Installation view of Galerie Lelong at Contemporary Istanbul.


ISTANBUL - As the fair opened on day two of Contemporary Istanbul, trucks could be seen unloading at the main entrance, bringing fresh works in to replace those already sold – a sure sign that things are, at least for some galleries, going well.   

And indeed, they seem to be. Both local and international galleries already are reporting strong sales – an optimistic sign for the Turkish market overall, and especially for the growing enthusiasm among Turkish collectors for works by international artists.  As was the case last year, Marc Quinn seems to be a popular favorite, with sales both at Andipa of London and Istanbul’s own Regis Krampf; and at newcomer Galerie Lelong, director Patrice Cotensin happily recounted a number of sales, including a large Jaume Plensa head (€250,000) and two works by Turkish artist Ramazan Bayrakoglu, (better known simply as Ramazan), a recent addition to the Lelong stable of artists.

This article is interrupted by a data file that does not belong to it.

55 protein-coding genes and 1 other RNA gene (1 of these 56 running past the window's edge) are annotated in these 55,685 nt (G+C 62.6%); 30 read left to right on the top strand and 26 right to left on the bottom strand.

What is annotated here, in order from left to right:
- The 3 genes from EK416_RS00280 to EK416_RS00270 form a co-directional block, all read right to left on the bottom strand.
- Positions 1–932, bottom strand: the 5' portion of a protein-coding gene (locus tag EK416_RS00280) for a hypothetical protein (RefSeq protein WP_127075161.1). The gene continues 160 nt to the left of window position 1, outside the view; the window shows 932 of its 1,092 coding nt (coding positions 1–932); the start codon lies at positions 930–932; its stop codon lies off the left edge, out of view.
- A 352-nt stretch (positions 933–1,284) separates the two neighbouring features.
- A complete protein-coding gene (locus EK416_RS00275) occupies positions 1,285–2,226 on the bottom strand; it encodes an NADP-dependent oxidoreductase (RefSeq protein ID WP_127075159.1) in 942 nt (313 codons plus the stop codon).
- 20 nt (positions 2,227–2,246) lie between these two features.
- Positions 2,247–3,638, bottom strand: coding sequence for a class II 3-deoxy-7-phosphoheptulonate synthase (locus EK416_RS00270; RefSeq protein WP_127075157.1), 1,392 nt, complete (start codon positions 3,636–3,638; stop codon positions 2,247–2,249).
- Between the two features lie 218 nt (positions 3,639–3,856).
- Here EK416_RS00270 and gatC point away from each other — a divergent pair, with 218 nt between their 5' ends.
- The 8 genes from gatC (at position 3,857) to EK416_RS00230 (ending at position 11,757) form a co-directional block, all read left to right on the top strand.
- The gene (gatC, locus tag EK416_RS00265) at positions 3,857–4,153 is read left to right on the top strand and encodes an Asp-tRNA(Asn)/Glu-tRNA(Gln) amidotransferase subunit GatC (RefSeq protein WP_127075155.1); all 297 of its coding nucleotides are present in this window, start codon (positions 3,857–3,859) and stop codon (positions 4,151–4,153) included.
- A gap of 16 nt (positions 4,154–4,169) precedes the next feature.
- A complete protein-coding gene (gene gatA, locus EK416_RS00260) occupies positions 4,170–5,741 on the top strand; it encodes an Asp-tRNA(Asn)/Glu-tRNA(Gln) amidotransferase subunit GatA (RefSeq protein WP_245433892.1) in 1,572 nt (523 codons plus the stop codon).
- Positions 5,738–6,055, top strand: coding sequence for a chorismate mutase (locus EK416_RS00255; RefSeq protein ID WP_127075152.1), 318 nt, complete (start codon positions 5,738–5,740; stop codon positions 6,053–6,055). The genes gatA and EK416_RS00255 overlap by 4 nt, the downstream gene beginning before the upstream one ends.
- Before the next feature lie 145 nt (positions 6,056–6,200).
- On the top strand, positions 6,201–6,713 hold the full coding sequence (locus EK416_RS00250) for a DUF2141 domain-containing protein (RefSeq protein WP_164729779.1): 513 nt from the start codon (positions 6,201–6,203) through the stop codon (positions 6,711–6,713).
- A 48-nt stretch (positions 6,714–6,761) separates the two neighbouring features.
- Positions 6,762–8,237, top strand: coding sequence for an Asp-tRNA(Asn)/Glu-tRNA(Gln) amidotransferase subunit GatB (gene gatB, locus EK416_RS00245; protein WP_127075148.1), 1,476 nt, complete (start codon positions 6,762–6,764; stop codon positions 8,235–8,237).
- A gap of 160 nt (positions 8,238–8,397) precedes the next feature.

Installation view of Andipa Gallery at Contemporary Istanbul.

That Ramazan has joined up with a gallery of Lelong’s caliber and global reach marks another large stride forward for the Turkish scene overall: for nearly a decade now, passionate Turkish collectors like Can and Sevda Elgiz have championed the artists of their homeland in the hopes that international galleries and collectors would pay attention. Now it seems their hard work is paying off: while Marlborough Gallery plans a large New York exhibition for Turkish artist Ahmet Gunestekin later this month, Lelong, too, has big plans for Ramazan, whose work they will feature in their booth at ARCO in February and next year at FIAC, Paris. And as more Turkish artists gain exposure outside their native country – and with the recent expansion of Istanbul’s Pi Art Works to London – more and more collectors here are eagerly beginning to wonder: Is Turkish art at last becoming the next big thing?